Faulty tower! Critics don’t like the look of this modern hotel

Faulty tower! Critics don’t like the look of this modern hotel
Photo provided by Architect’s Newspaper

Sleeping in South Williamsburg never looked this good.

A Miami-based architectural firm, Oppenheim Architecture+Design, has been showing off its dream renderings for a striking 440-foot hotel tower on Broadway adjacent to the landmarked Williamsburgh Savings Bank that would make it one of the most distinctive buildings in Brooklyn.

The renderings, the result of an international design competition, show a sleek 40-story skyscraper consisting of three 16-foot-wide slabs that resembles a modern take on the Williamsburgh Savings Bank tower in Fort Greene that would not look out of place in the Emerald City of “Wizard of Oz” fame.

The tallest segment of the glass-walled structure would be as high as the highest point of the Williamsburg Bridge.

Guests would get cinematic views of the Manhattan skyline and all three East River bridges — though it’s not likely that residents will permit it.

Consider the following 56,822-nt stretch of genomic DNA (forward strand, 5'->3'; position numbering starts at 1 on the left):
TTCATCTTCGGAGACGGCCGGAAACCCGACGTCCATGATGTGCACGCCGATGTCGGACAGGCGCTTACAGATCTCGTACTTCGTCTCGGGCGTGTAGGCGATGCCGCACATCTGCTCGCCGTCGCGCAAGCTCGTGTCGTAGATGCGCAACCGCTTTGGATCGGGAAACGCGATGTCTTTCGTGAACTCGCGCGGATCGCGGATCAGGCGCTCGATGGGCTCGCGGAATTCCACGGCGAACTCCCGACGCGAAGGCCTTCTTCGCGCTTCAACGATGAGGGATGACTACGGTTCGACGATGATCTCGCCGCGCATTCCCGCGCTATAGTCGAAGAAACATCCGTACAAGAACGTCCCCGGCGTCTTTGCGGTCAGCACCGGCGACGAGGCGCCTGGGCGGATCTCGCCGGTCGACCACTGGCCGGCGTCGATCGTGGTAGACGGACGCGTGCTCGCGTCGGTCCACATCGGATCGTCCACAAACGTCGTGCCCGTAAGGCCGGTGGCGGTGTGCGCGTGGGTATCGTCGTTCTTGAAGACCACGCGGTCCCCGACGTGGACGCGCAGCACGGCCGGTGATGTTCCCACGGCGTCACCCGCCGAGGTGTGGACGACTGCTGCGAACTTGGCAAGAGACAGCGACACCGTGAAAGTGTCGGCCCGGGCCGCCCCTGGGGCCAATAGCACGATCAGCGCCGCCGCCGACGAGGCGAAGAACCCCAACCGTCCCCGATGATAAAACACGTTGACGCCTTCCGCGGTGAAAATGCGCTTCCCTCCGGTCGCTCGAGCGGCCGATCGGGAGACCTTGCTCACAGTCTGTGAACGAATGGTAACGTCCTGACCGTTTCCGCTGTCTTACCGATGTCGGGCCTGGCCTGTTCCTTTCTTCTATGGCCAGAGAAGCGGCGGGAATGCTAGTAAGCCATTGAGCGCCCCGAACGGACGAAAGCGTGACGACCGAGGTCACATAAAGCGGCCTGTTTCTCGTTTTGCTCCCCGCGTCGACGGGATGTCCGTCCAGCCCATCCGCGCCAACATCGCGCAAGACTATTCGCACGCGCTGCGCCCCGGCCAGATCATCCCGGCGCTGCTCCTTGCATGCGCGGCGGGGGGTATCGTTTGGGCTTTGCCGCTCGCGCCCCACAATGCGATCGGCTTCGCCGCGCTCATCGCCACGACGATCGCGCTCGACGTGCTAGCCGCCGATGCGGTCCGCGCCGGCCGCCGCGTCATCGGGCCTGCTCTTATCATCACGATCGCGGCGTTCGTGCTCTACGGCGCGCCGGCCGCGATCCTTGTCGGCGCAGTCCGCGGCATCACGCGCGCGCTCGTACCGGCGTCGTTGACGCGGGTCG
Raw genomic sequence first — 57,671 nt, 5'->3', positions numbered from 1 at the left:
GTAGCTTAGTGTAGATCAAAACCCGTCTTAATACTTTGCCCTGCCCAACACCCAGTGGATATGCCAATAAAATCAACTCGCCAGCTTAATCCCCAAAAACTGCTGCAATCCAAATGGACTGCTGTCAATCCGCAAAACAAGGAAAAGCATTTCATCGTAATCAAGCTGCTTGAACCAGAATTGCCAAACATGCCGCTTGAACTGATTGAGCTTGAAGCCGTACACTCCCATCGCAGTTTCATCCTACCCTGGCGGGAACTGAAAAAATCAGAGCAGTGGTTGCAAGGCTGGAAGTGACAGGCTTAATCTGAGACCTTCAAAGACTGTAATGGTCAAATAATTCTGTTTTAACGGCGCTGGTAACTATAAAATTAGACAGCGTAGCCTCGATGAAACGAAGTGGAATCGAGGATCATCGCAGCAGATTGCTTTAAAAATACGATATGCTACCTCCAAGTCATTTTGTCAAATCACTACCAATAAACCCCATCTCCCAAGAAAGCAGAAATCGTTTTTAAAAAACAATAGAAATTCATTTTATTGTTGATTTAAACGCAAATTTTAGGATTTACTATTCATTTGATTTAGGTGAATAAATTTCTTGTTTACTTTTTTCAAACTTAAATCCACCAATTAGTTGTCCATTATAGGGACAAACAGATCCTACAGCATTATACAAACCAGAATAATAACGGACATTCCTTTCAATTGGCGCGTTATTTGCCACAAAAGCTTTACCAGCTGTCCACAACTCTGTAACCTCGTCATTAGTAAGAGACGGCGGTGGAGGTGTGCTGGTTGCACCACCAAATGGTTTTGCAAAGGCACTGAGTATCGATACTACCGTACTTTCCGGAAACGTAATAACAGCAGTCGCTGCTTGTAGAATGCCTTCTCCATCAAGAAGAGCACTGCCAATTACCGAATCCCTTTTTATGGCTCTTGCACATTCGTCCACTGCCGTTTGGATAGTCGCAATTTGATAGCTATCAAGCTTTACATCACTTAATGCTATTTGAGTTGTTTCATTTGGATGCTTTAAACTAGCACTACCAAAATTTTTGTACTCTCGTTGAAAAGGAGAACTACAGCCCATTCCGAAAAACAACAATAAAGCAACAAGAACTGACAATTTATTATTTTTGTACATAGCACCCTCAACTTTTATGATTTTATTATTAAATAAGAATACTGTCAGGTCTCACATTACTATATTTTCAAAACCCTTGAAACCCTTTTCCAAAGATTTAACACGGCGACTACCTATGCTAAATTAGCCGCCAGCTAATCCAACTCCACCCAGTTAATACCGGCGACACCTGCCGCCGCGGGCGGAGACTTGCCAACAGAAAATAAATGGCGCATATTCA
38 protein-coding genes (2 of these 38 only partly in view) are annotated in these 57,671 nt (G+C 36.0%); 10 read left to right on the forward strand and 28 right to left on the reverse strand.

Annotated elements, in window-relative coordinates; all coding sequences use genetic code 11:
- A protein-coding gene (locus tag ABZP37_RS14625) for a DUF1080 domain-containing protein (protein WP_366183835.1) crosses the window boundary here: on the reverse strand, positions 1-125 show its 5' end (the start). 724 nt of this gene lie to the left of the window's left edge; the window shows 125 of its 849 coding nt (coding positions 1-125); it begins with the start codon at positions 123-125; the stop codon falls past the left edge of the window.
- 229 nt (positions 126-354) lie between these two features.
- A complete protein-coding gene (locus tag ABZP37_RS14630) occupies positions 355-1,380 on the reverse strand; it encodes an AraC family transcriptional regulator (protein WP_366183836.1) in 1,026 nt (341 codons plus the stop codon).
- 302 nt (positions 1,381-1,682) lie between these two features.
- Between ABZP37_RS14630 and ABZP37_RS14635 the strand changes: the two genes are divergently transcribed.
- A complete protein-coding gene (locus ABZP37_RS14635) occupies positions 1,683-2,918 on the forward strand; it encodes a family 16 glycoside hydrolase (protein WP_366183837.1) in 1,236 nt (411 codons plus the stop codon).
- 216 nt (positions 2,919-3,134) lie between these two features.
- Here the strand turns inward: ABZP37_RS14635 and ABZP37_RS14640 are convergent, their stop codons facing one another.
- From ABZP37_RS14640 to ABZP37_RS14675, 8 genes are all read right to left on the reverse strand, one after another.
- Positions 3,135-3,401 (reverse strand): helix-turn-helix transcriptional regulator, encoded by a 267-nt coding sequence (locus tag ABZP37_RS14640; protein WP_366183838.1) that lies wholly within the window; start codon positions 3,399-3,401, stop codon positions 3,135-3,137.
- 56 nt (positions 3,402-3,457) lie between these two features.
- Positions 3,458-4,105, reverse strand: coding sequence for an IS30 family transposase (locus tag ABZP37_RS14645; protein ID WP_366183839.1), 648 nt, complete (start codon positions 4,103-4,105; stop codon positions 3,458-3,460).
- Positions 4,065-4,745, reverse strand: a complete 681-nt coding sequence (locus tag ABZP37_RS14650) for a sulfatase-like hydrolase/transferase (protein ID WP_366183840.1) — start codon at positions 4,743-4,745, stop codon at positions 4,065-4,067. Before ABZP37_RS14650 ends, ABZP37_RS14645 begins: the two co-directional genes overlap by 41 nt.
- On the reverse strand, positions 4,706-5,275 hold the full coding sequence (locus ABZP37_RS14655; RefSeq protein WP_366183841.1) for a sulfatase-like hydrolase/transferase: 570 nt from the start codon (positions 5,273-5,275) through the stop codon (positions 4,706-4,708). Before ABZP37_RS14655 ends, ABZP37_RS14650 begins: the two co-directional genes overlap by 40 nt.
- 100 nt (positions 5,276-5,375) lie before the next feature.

“Clearly, it would overwhelm the bank and block the view of the bank from the approach of the bridge, said Community Board 1 Land Use Chairwoman Heather Roslund, who is also an architect. “As a long-time resident, seeing the dome of the bank is part of the symbolic urban fabric that is Williamsburg.”

The property’s owner, Juan Figueroa, said he hopes to build a hotel in the lot next to the historic bank building, which he is currently restoring into a banquet hall, but he doesn’t have the funds to move forward on any plan, let alone his architect’s dream project.

“Our architect did a design on spec — we don’t have that kind of money,” said Figueroa. “I don’t know why he put it out there. He’s crazy to put it out there like that.”

Figueroa believes it is unlikely that the design will ultimately be used, but its height is not unthinkable.

The property is zoned for commercial use and does not have the same height and affordable housing restrictions that limit the neighborhood’s tallest structures along the edge of the East River.

Figueroa could build as high as 400 feet, according to community board sources, though it is unclear if the resulting structure would be practical.